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4.8 Wealthy Australians are those Australian resident individuals who, together with their associates, effectively control net wealth of between $5 million and $30 million.284
70,000 wealthy Australians representing 450,000 entities.285
4.10 There is less publicly available taxpayer information for this market segment as compared to the large business segment. There are various reasons for this, a key one being that entities in these market segments typically do not have the same level of mandatory financial disclosure requirements as public companies listed on the stock exchange.
4.11 In relation to risk specifically, another reason why more information is available in the large business segment is that it consists only of approximately 1,850 economic groups and entities encompassing over 32,000 businesses. Whilst all these groups are risk assessed using quantitative ‘risk filters’, the ATO incorporates additional detailed qualitative information into the risk assessment of a subset of approximately 100 taxpayers. Further information about this process is presented in Chapter 3 in connection with the large business segment.
4.12 For the SME market segment, the ATO has a greater reliance on third party data sources for risk assessment processes. These data sources may be from other government departments, financial institutions or other third parties.286 The ATO approaches to this market segment are outlined in their publication, Tax compliance for small-to-medium enterprises and wealthy Australians (Tax Compliance) which was produced following recommendations contained in the IGT’s Review into the ATO’s Compliance Approaches to Small and Medium Enterprises with Annual Turnovers Between $100 million and $250 million and High Wealth Individuals (SME Review).
4.13 One of the ATO’s approaches to the SME market segment is the ‘private-group approach’, whereby the ATO recognises that some individuals may be the controlling minds or key decision-makers behind businesses that encompass multiple entities. This approach allows the ATO to assess risk at a holistic group level rather than at the entity level. This also allows ATO officers to approach the group through a single contact point for income tax matters, subject to privacy restrictions.
An ATO example of a kind of private group is illustrated below:
ATO, above n 4; see also Australian Taxation Office, ATPF SME Working Group, 14 March 2013, handout.
Source: ATO, Tax compliance for small-to-medium enterprises and wealthy individuals.
4.14 In its Tax Compliance publication, the ATO indicates that it takes a risk-management approach to compliance by categorising SME market sub-segments
according to other risks they pose relative to each other:
We use our risk differentiation framework to view risk, categorise the SME market from an income tax perspective, formulate strategies and apply treatments. We are committed to using the framework and will continue to improve its application to ensure our interactions with you achieve the best possible compliance outcomes.287
4.15 As with the large business and international (LB&I) RDF, the framework seeks to categorise taxpayers using likelihood and consequence of non-compliance factors.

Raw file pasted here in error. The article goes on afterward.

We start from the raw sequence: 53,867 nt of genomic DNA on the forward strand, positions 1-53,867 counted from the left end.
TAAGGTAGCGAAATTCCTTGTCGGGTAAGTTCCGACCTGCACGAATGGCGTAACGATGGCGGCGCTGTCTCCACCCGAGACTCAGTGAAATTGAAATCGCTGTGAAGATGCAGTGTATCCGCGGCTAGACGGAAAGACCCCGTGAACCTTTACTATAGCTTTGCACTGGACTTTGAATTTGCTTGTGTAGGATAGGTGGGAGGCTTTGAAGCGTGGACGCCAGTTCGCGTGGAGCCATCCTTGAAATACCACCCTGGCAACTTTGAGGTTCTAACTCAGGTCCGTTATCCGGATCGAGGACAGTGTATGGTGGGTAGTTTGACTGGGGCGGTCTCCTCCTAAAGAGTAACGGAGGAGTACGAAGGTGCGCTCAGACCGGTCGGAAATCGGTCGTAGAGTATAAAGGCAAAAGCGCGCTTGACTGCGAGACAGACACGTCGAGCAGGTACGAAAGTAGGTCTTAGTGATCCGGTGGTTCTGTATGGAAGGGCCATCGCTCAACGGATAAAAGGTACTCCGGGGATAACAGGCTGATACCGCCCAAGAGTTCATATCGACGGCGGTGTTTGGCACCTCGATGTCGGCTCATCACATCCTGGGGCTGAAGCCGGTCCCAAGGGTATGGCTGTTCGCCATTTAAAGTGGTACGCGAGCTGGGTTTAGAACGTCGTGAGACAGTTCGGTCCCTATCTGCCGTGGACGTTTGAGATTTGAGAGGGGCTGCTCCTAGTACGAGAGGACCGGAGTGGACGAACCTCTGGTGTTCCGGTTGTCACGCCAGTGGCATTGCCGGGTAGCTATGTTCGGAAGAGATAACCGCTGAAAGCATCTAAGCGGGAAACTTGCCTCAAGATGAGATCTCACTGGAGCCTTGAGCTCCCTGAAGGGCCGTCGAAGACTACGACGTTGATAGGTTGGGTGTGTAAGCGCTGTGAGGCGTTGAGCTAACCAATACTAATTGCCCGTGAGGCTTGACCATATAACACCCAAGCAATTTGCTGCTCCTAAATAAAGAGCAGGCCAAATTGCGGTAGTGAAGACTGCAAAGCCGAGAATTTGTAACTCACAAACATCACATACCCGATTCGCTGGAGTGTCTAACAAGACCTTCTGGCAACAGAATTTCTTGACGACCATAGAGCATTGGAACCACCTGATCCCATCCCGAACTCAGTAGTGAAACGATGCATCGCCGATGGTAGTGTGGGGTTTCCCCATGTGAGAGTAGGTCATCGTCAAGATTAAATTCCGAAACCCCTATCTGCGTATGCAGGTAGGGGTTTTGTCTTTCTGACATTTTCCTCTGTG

Similar to the LB&I market segment, taxpayers are categorised as higher risk taxpayers, key taxpayers, medium risk taxpayers or lower risk taxpayers. These categorisations are shown in Figure 16 below.
Figure 16: RDF for small-to-medium enterprises and wealthy individuals Source: ATO, Tax compliance for small-to-medium enterprises and wealthy individuals.
4.16 In addition to outlining the application of the RDF to the above three market
segments, the Tax Compliance publication also describes how it determines risk:
We identify compliance risks by matching and analysing data and information.
Our initial risk-identification systems apply complex algorithms and risk rules. Our skilled analysts and compliance officers complement this work by applying their knowledge and experience at the risk-identification stage of a case.
In addition, our compliance program sets out the specific compliance risks we focus on each year. These risks will change in response to economic conditions, new legislation and changes to your business environment. We may also identify new risks through our intelligence and risk-monitoring processes.288
4.17 In earlier years, compliance work in relation to wealthy Australians was supported by the ATO’s Strategic Compliance Initiative. This initiative was part of $302 million Federal Budget funding over four years to address compliance risks associated with Australia’s economic recovery. The SME business line was allocated $68.9 million of this funding to identify and profile wealthy Australians.289
Inspector-General of Taxation, Review into the ATO’s compliance approaches to small and medium enterprises with annual turnovers between $100 million and $250 million and high wealth individuals (2012) para [1.54].
4.18 Through this initiative, the ATO has developed a repository of intelligence in relation to wealthy Australian group structures. Future compliance activity in this market segment builds on this foundation of intelligence.
4.19 In addition to approaching taxpayers on a private group basis, the ATO
undertakes project-based work:
We may undertake reviews and compliance-verification activities on medium-risk taxpayers. These activities may be part of a compliance project involving other businesses with similar issues. This approach allows us to address systemic tax issues on a consistent basis across the SME market, thereby reducing compliance costs to all taxpayers.290 Previous audits and reviews
4.20 Some aspects of the SME business line operations were the subject of a 2011 Australian National Audit Office (ANAO) performance audit.291 The audit made
findings with respect to:
the governance arrangements supporting compliance in the SME market;
how the SME business line assesses compliance risks;
the ATO’s compliance strategies for the SME market segment; and how the ATO measures the effectiveness of its compliance strategies.
4.21 The ANAO audit also made two recommendations in relation to aspects of the then SME ‘risk engine’. The ATO agreed to both recommendations.
STAKEHOLDER CONCERN — INPUTS INTO THE RISK CATEGORISATION PROCESS
4.24 Stakeholders expressed a sense of uncertainty about the type of information the ATO uses when risk rating the SME population. For example, they were unsure as to how the ATO used quantitative versus qualitative information.